Wanted: $200 Million for State’s Environmental Protection
26 Mar, 2014
By Joyce Newman, Environmental Reporter
March 31st marks the end of New York State’s fiscal year and the deadline for a new budget appropriation for the state’s Environmental Protection Fund (EPF) — that’s the fund used by state agencies for the past 20 years to protect our waterways, air quality, parks, zoos, recycling programs, working farms, and, at the same time, the fund that pays for an estimated 350,000 high quality jobs.
The EPF’s budget can dramatically affect a dozens of Westchester communities that are desperately struggling for funds to fix broken, leaking sewer pipes and prevent beach closings that happen each summer because bacteria and other disease-causing organisms are in rivers and Long Island Sound itself. Rye Brook, Port Chester, Rye, Harrison, White Plains, Scarsdale, Mamaroneck Village, Mamaroneck Town, Larchmont, New Rochelle, Pelham, and Pelham Manor could all be severely affected by a shortfall in the EPA’s budget appropriation, as well as towns along the Hudson.
As a result, several environmental groups are urging legislators and citizens to ask Governor Cuomo to increase funding for EPF to $200 million from the $157 million he has proposed. In fact, according to The Nature Conservancy, the EPF was funded at $255 million in pre-recession years, so asking to increase the fund to $200 million now is actually a modest step towards the EPF making a full recovery.
The urgent need to increase EPF’s funds was the subject of a recent editorial in the New York Times “Shortchanging New York’s Environment” calling the Governor’s $157 million proposal “paltry” and “not enough for the basic environmental needs of a large state.” The Times editorial also pointed out that the money is already available:
“….Some of the state’s real estate transfer tax is supposed to be diverted to the fund; the tax is expected to yield nearly $900 million over the next year. The law requiring the recycling of bottles is supposed to be another source of revenue, but only $20 million of the anticipated $100 million in recycling money is earmarked for the fund…In short, the money is there. It’s not asking too much of Mr. Cuomo to use some of it for these very basic needs.”
According to the nonprofit watchdog group, Save the Sound, communities along the shore need much more help from EPF to protect and clean up the waterfront. In a letter to the Times in response to its editorial, Save the Sound’s Legislative and Legal Director, Leah Lopez Schmalz wrote that “Mamaroneck recently spent $3 million to repair just five miles of aging sewers. Multiply that by the hundreds of miles of sewers needing repair, and it’s clear that municipalities need state assistance. It’s unconscionable that sewage contaminates our beaches when money exists to fix the problem.”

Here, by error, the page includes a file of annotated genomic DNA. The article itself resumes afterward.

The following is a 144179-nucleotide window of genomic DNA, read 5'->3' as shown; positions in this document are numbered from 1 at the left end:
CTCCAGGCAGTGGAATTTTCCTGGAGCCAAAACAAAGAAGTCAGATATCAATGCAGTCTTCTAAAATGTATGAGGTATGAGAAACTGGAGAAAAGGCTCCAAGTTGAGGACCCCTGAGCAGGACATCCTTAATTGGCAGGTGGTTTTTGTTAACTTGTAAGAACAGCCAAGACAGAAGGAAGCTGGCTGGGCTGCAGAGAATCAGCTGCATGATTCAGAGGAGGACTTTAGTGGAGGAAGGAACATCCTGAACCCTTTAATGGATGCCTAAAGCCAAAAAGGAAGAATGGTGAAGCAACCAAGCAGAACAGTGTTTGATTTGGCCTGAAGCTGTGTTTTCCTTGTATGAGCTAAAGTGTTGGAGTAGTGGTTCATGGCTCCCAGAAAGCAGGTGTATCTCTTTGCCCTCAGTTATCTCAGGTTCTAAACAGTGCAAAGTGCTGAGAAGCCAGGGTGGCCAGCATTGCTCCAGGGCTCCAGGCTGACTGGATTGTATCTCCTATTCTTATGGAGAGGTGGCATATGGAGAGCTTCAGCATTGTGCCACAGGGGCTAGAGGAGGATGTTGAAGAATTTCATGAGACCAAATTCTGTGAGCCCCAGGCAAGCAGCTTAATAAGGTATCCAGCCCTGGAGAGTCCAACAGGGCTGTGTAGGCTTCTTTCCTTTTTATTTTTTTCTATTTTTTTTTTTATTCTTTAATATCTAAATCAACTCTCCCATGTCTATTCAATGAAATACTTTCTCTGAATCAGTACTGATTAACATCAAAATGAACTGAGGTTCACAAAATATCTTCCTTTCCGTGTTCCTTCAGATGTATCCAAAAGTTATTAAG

At a January hearing on the EPF budget cuts, the nonprofit Riverkeeper, based in Ossining, testified that the state’s Department of Environmental Conservation (DEC) lacks sufficient resources to do its job and has become “a shadow of its former self with three times the staff cuts of the average state agency.” The testimony by Tracy Brown, Water Quality Advocate, went on to say:
“We are living in a climate where our waste water facilities are operating up to 30 years past when they were designed to, and budget cuts over the past several years have led to the complete elimination of routine water pollution permit compliance monitoring. New York State must reverse this trend and deal with our mounting environmental challenges today before we end up paying much more in the end in recovery and repair.”
Brown also noted that last year the DEC’s ambient water quality monitoring budget was cut by a third, from $640,000 to $440,000. Those cuts meant eliminating pathogen testing, pesticide testing, and PCB testing. The tests were cut even though New York State currently lists many waterways as impaired for these pollutants, and many more are suspected of impairment. In addition, DEC budget cuts have forced a halt to routine water pollution permit compliance monitoring, which means that businesses and municipalities that have discharge permits get no spot inspections by the agency.
The good news is that both the state Assembly and the Senate recognize the need to rebuild the EPF and have already proposed increases beyond the Governor’s proposal. Right now crucial talks between the Legislature and the Governor are in progress.
Environmental groups have formed a campaign to urge the governor to increase EPF funds. For more information on the campaign, visit http://keepprotectingny.com. You also can also send in your questions or comments on the proposed EPF budget directly to the DEC at: email@example.com.